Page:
MG: We take on issues that we determine are in violation of the Universal Declaration of Human Rights. In the case of denying women access to bicycles, that violates their freedoms of movement and full participation in society. For those who live in rural areas without the infrastructure of paved roads or others without access to vehicles or public transportation, the bicycle enables them to access education, health care and economic opportunities that help them realize their full potential. Our goal for raising awareness for the women in the film is to develop support for the many initiatives focused on this topic worldwide.
In a previous issue of Women & Wealth Magazine, Jacki Zehner, chief engagement officer of Women Moving Millions, shared her thoughts on documentary film as a change agent. How do you see the role of film as a catalyst for change?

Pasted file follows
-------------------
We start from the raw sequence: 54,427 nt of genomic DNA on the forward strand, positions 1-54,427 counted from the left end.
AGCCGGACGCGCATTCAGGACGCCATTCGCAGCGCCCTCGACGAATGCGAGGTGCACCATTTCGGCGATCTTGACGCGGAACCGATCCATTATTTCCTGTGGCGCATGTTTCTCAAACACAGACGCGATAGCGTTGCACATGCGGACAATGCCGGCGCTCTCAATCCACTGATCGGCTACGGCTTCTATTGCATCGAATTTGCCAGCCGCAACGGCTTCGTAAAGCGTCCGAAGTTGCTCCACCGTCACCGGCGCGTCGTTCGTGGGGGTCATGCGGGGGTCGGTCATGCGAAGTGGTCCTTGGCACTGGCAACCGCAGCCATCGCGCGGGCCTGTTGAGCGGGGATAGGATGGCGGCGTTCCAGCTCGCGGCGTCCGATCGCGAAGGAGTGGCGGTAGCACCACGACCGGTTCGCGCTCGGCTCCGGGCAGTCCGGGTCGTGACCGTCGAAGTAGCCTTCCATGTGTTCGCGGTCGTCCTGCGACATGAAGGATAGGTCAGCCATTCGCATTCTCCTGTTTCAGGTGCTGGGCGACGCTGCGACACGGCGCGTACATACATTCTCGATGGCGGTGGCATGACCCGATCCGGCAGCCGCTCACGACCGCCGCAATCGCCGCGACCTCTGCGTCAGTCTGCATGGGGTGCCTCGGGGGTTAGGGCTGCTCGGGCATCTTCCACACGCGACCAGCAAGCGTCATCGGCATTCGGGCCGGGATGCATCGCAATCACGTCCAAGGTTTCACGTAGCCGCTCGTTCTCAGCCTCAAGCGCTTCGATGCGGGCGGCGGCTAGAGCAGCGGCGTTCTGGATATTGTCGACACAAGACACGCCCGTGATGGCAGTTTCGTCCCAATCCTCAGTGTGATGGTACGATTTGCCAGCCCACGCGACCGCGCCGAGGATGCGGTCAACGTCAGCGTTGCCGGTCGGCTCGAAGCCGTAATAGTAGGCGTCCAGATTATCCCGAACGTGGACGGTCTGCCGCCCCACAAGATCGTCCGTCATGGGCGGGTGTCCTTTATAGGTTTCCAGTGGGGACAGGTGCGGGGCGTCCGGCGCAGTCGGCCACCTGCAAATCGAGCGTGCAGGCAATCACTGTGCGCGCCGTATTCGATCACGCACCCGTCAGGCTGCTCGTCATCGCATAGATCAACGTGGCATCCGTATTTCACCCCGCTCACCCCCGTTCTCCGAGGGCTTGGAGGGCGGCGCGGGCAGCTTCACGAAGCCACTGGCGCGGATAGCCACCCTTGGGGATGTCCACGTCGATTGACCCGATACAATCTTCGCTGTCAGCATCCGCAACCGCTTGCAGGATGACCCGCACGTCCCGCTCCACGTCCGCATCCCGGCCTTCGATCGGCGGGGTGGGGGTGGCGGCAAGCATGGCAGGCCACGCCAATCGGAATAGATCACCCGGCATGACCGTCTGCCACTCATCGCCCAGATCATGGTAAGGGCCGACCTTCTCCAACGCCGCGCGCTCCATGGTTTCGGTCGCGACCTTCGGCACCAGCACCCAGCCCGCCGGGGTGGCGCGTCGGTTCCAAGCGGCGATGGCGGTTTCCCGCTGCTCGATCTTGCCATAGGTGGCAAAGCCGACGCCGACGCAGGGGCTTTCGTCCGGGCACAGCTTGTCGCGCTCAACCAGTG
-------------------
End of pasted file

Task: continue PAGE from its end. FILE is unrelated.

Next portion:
MG: Documentary films and their companion social impact campaigns are powerful tools. One mustn’t underestimate the influence of visual representation. It is true that situations must be seen to be believed – and that it inspires social action. Jacki has been instrumental in our success by connecting “Afghan Cycles” with funders and introducing me to a producer of “The Tale” movie about writer/director Jennifer Fox’s childhood experience of abuse by her running coach. Our first event was a pre-broadcast screening and discussion at HBO to which we invited sports influencers who we are now working with to help destigmatize conversations on the difficult topic of child sexual abuse in sports. We are also collaborating with athlete survivors, Champion Women and Darkness to Light to teach children, coaches and their parents about how to recognize and prevent abuse.